Fighting Words

WASHINGTON — In a blow to Israel’s efforts to contain the controversy over Prime Minister Benjamin Netanyahu’s upcoming speech to Congress, Vice President Joe Biden announced that he would not attend the address.

Biden’s office informed the media on Friday that the vice president would be out of the country and would not fill his role as the president of the Senate during the joint meeting of Congress on March 3.

The announcement came as leading black and Hispanic Democrats indicated that they also would not attend. A Jewish lawmaker, Rep. Steve Cohen (D-Tenn.), said that blacks in his district were asking him not to attend because they saw the speech as disrespecting President Barack Obama.

Meanwhile, Abraham Foxman, the national director of the Anti-Defamation League, in an interview with the Forward on Friday urged Netanyahu not to follow through with his plans to address Congress, saying the fracas had devolved into a “circus.” Rabbi Rick Jacobs, the president of the Union for Reform Judaism, made the same call in an interview with the paper.

Administration officials had already said that the president and other senior officials would not meet with Netanyahu, ostensibly because the March 3 speech is just two weeks before the Israeli election. But until Friday it was not clear whether Biden would abjure his role of presiding over the Senate during the session.

Congressional Democrats say the speech is unacceptable because Rep. John Boehner (R-Ohio), the House of Representatives speaker, invited Netanyahu to rebut Obama’s continued backing of nuclear talks between the major powers and Iran. Netanyahu, like most Republicans, believes the talks are headed for a bad deal that will leave Iran on the threshold of a nuclear weapon.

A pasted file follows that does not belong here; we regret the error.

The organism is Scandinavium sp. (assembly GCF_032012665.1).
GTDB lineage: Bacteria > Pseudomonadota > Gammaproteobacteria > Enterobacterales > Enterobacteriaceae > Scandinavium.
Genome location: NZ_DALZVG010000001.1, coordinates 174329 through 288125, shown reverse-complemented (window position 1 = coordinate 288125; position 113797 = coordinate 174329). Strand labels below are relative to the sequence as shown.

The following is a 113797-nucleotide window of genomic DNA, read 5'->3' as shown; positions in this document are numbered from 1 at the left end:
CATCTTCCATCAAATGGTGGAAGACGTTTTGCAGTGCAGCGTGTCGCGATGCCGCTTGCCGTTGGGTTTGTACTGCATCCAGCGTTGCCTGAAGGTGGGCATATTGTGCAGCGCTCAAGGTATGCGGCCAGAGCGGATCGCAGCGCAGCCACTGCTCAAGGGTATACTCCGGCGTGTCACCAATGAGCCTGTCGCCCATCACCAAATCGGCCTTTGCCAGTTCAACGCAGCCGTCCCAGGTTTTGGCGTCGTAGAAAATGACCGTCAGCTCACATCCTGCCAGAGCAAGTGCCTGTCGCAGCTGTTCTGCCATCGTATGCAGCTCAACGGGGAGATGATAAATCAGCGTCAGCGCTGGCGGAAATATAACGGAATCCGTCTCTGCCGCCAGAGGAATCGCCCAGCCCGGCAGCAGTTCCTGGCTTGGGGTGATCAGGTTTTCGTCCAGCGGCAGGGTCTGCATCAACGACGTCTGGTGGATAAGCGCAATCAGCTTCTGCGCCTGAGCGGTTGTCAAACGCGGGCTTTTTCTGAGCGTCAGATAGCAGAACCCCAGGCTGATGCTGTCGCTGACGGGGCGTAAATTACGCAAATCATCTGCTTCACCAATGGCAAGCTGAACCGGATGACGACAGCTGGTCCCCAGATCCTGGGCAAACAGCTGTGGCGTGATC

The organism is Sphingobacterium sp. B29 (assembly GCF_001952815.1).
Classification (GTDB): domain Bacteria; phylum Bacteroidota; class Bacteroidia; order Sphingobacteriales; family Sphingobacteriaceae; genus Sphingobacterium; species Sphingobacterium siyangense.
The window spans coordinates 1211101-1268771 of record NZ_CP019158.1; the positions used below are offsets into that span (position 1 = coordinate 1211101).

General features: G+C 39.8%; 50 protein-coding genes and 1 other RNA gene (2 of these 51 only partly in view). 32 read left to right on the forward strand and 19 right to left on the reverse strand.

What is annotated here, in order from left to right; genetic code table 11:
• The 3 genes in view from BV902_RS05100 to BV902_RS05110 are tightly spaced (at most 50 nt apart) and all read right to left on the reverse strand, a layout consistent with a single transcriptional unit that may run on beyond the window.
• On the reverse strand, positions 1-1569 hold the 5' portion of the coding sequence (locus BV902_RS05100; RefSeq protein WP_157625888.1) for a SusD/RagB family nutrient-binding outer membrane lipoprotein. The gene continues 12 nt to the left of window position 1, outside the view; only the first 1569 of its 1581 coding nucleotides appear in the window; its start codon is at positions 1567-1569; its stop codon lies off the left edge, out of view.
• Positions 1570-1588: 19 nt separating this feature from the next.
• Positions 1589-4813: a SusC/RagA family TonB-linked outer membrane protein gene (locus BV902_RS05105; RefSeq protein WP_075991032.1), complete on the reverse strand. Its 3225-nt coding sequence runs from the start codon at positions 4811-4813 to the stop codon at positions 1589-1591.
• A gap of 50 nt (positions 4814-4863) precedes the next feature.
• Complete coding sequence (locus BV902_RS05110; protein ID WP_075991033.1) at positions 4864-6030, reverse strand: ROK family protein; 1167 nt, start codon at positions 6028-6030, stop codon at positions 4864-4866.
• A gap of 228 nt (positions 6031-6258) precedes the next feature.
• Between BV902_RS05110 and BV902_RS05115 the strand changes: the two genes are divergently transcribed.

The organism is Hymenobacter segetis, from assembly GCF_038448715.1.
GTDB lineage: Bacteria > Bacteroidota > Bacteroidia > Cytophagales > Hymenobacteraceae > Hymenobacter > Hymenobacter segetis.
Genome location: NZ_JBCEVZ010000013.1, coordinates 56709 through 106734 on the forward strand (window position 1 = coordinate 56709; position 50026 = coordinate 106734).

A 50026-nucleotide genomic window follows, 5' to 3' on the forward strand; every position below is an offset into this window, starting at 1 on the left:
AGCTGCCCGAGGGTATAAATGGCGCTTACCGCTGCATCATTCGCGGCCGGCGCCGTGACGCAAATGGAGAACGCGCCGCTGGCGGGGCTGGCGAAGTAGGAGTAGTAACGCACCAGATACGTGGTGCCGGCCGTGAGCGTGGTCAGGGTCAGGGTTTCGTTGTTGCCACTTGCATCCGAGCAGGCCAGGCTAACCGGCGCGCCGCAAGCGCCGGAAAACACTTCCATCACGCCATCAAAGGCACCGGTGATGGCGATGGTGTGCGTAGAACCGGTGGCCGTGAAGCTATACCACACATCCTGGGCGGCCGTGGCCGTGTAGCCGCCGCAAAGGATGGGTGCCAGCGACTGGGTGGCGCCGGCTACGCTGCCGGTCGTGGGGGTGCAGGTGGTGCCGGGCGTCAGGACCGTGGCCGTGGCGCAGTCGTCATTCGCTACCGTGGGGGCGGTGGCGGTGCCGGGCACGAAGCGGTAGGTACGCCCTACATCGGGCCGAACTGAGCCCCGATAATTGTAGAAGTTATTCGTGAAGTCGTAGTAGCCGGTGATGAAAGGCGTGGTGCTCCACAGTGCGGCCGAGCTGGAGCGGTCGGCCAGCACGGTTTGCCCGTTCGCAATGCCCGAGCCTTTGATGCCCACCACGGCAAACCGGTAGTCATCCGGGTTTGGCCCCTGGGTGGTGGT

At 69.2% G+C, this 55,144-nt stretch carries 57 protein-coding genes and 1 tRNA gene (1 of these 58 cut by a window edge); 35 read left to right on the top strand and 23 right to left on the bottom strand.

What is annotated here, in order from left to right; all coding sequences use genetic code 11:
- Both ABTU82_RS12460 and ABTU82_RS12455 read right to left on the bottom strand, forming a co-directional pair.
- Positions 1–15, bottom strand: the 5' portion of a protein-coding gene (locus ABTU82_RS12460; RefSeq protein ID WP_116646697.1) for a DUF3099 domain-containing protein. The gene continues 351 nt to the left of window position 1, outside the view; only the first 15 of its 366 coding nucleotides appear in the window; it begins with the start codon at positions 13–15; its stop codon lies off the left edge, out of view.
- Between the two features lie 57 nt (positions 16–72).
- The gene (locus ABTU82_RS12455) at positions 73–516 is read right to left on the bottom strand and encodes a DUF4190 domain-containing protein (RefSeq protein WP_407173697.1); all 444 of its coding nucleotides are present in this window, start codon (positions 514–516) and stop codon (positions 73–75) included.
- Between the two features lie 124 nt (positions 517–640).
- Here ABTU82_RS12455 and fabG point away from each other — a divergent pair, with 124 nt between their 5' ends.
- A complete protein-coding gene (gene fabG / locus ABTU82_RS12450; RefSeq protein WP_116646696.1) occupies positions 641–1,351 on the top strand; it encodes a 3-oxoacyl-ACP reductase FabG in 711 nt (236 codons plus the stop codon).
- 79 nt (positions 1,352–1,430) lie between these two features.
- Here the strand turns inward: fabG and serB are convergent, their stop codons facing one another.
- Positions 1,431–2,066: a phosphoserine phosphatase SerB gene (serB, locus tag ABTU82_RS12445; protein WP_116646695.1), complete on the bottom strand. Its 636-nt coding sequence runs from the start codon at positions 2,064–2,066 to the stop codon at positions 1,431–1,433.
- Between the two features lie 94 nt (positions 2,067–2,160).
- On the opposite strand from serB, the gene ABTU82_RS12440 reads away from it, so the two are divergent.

Netanyahu has phoned senior Democrats and Ambassador Ron Dermer has met with many of the rank-and-file in an effort to smooth over their differences. Netanyahu and Dermer have said the speech will emphasize bipartisan support for Israel and praise Obama for his backing of the country at critical times. They also said that Netanyahu is determined to keep the date because he believes he must urgently convey his warning about a nuclear Iran ahead of a March 24 deadline on achieving the outline of a deal.

Democrats, however, have grown more adamant in opposing the speech, with a growing number of prominent minority Democrats saying they will stay away. Party leaders in both chambers say they will attend but are warning that the speech might backfire.